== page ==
While two-lane roundabouts almost always reduce fatal and severe crashes, they can also lead to a substantial increase in minor crashes. To help combat this problem, researchers with the Roadway Safety Institute are investigating solutions for reducing crashes at two-lane urban roundabouts.
The research, funded by the Minnesota Department of Transportation, began in 2011 with a troublesome two-lane roundabout in Richfield, Minnesota. Following the roundabout’s construction, the number of property-damage crashes increased substantially at the site. Experts at the Minnesota Traffic Observatory (MTO) were brought in to make improvements and gauge their effectiveness with a before-and-after study.
“With the assistance of local and national roundabout experts, we made a number of changes in the signs and lane markings,” says MTO director John Hourdos. Changes included adding lane designation signs upstream of the approach, removing fishhook-style arrows, extending the solid lane line upstream of the roundabout, eliminating the solid-and-skip lines, lowering signs to improve visibility, and adding crosswalk signs on the islands.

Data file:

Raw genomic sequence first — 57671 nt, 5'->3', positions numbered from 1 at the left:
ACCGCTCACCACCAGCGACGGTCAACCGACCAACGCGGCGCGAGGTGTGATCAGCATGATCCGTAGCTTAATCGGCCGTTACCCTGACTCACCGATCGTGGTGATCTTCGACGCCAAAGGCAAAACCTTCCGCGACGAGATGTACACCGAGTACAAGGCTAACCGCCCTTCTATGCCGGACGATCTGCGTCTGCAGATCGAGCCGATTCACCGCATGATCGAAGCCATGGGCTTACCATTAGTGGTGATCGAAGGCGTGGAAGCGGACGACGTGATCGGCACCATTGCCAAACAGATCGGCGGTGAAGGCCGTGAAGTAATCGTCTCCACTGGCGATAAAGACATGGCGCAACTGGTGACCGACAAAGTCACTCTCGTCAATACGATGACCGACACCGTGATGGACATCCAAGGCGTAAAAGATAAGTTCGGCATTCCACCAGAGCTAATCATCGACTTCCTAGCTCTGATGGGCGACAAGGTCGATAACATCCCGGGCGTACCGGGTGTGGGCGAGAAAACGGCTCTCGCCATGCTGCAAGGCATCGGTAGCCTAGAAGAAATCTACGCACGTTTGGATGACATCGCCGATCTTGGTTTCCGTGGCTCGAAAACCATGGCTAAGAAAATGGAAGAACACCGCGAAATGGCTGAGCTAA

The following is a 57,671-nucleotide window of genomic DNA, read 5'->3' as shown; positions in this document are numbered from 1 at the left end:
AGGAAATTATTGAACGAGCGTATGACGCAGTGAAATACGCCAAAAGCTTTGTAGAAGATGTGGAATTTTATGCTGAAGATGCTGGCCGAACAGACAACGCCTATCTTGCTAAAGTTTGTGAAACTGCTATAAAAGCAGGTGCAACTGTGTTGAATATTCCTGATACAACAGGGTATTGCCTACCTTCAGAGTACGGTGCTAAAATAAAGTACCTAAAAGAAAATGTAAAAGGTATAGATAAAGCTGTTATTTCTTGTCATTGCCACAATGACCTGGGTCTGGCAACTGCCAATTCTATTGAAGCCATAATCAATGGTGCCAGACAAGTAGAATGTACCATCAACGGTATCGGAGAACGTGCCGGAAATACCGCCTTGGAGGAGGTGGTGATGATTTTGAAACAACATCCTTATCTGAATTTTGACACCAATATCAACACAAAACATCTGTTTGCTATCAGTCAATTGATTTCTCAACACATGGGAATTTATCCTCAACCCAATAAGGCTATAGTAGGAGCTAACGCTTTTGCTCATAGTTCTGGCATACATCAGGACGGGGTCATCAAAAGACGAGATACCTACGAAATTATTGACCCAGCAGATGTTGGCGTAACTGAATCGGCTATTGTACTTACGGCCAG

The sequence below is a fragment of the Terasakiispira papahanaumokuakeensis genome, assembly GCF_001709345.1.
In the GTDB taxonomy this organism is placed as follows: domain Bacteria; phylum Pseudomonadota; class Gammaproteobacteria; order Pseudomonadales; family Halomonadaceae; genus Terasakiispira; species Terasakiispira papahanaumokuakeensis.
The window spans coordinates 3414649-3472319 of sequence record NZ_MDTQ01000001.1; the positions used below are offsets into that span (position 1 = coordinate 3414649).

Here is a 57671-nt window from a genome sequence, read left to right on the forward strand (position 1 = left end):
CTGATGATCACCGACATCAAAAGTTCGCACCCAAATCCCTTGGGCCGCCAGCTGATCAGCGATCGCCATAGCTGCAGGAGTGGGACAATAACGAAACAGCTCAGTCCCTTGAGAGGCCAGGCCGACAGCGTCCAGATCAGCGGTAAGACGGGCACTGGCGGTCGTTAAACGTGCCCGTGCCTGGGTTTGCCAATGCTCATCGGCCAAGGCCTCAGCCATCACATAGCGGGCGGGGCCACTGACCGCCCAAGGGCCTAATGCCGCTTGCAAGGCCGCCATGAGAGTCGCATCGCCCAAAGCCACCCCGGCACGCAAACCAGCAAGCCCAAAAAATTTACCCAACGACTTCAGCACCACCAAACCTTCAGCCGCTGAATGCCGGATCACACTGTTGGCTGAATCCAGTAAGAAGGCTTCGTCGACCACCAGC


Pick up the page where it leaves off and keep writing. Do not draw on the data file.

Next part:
The effects of these changes were documented with a 360-degree camera mounted in the center of the roundabout. Based on collected data, the researchers concluded that a number of the changes had a significant, positive long-term effect.
“After the changes, lane-change violations decreased 20 percent, turn violations dropped more than 40 percent, and lefts from the outer lane—the most severe violation—were reduced 45 percent,” Hourdos says. “One early clue that led us to believe that the changes were significant is that we immediately saw a 53 percent improvement in selecting the correct lane—which was sustained one year later.”
Following the success of this project, researchers wanted to extend the investigation to more roundabouts with different designs. In a new project, funded by the Minnesota Local Road Research Board, the research team is accomplishing this by studying four additional two-lane roundabouts in Minnesota that vary greatly in age, driving conditions, and built environment. Researchers have collected before-and-after data at all four roundabouts. Video analysis is currently under way, with results expected later this year. The project also includes the use of automated violation detection for the video analysis.
Based on the results of the data analysis, researchers will develop guidance for Minnesota county and municipal engineers seeking to improve safety and reduce property damage crashes at their urban two-lane roundabouts. Once this project is complete, researchers hope results may pave the way for a larger, multi-state study.